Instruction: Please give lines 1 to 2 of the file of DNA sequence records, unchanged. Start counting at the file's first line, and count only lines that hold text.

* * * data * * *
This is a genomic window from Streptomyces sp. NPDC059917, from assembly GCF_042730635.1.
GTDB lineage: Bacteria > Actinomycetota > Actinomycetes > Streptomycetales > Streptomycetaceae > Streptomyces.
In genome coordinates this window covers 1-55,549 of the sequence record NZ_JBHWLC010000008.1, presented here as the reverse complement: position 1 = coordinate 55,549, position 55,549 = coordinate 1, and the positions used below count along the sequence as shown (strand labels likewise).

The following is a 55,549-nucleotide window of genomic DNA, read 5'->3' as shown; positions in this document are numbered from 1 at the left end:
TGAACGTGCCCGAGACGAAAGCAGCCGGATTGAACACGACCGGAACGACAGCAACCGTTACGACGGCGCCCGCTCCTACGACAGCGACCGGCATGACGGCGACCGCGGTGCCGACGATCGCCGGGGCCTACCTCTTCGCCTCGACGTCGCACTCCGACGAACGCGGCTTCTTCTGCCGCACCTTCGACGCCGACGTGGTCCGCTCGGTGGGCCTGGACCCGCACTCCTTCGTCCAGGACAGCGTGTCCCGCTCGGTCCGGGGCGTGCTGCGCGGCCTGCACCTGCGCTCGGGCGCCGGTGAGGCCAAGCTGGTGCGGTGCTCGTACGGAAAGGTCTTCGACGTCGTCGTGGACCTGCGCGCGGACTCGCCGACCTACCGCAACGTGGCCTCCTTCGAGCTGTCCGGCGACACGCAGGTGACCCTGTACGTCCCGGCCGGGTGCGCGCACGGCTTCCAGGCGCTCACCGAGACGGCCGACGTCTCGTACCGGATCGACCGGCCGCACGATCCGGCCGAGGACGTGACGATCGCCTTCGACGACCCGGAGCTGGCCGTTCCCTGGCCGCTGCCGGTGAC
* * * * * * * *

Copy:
This is a genomic window from Streptomyces sp. NPDC059917, from assembly GCF_042730635.1.
GTDB lineage: Bacteria > Actinomycetota > Actinomycetes > Streptomycetales > Streptomycetaceae > Streptomyces.